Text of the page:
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Source: Lifetime / Twitter

I Watched Lifetime's 'Mistletoe and Menorahs' and Hoo Boy Is It a Doozy

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This year, the Hallmark Channel has gotten the brunt of the criticism for their lackluster attempts at two "Hanukkah" movies, which were, to put it kindly, disastrous. But it turns out we've all been walking with blinders on!! Because Lifetime just aired their Hanukkah movie Mistletoe and Menorahs, and it's... oy gevalt. 

I first became aware of Mistletoe and Menorahs when writer Dave Horowitz posted a truly shocking clip from it on Twitter. In the scene, the movie's main character, a very blond, very goyish toy designer named Christy (after Jesus Christ, no doubt) complains that she has to learn about Hanukkah before she has to attend a holiday party in eight days. The party is hosted by the guy she has to pitch her latest toy idea to, so obviously, she has to appear as a Hanukkah expert. But how ever will she learn all there is to know about this weird Jewish holiday in only eight days?!?!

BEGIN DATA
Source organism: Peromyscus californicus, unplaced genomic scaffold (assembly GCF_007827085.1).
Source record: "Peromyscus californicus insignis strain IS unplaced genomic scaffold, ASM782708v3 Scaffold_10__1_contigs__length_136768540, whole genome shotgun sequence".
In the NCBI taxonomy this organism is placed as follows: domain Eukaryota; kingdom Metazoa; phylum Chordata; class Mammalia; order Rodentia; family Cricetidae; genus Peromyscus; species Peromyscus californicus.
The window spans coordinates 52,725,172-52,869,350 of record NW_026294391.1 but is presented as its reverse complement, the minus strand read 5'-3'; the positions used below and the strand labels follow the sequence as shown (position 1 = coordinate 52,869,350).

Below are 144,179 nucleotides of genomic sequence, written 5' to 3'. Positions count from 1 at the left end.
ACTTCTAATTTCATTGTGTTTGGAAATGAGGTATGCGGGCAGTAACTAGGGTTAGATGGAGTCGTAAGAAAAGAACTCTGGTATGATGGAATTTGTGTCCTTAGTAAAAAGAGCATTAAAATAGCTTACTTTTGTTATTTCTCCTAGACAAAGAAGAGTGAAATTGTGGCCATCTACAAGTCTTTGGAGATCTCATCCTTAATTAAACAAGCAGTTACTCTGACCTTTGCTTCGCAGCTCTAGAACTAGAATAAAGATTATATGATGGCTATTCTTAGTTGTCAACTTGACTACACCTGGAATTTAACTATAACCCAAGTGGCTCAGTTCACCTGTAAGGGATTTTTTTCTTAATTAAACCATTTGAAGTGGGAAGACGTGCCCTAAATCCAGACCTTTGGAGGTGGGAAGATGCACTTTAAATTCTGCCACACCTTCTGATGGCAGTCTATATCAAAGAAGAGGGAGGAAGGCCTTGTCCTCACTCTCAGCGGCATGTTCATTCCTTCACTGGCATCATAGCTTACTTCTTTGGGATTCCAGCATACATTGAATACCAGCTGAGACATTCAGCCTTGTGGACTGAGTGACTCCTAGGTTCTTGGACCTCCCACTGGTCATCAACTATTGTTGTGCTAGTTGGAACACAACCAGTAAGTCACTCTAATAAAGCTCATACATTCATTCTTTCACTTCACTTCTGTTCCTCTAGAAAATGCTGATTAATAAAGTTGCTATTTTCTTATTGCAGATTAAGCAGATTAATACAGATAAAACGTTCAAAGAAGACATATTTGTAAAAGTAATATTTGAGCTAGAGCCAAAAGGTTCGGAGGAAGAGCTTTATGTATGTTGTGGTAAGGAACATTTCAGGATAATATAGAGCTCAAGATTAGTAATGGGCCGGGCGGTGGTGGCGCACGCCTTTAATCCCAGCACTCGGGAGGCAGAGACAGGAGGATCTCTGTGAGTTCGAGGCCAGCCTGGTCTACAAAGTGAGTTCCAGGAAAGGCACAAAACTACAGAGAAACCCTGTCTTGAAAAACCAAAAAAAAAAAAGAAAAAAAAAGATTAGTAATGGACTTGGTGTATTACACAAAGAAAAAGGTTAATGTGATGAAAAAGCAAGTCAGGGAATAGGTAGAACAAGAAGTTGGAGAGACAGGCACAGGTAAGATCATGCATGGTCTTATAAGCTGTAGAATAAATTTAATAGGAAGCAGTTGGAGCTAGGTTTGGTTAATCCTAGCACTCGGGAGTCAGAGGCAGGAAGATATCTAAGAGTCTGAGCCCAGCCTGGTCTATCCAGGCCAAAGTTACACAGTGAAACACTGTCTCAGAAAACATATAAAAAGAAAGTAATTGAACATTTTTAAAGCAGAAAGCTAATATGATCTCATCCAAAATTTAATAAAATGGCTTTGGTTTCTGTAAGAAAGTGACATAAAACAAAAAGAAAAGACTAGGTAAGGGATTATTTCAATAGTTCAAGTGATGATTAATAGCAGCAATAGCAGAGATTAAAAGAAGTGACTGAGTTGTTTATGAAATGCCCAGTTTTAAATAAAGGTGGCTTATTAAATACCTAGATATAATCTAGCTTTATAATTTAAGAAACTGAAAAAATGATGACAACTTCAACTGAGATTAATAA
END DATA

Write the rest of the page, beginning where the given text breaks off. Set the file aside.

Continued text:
The two women brainstorm all the Jews they know (which is... two) and decide that local teacher, Mr. Silver (you know, because Jews love money), is the perfect man to teach her all about Hanukkah before the party. They do momentarily try to google the holiday, and the brunette woman's takeaway is, "There's candles involved and some sort of jelly donuts... How complicated could a jelly donut be?" This makes me wonder if she is completely illiterate. Seems like she saw the preliminary image search results and made her conclusion, which is honestly quite sad. 

I'd seen the clip, rolled my eyes, and moved on. But then yesterday, on the first night of Hanukkah, I turned on the TV, started flipping channels, and there it was. Mistletoe and Menorahs. It had just started. In fact, I caught it right at that tragic café scene in which you learn the main character is horribly mentally deficient and her friend? Unable to read a single word.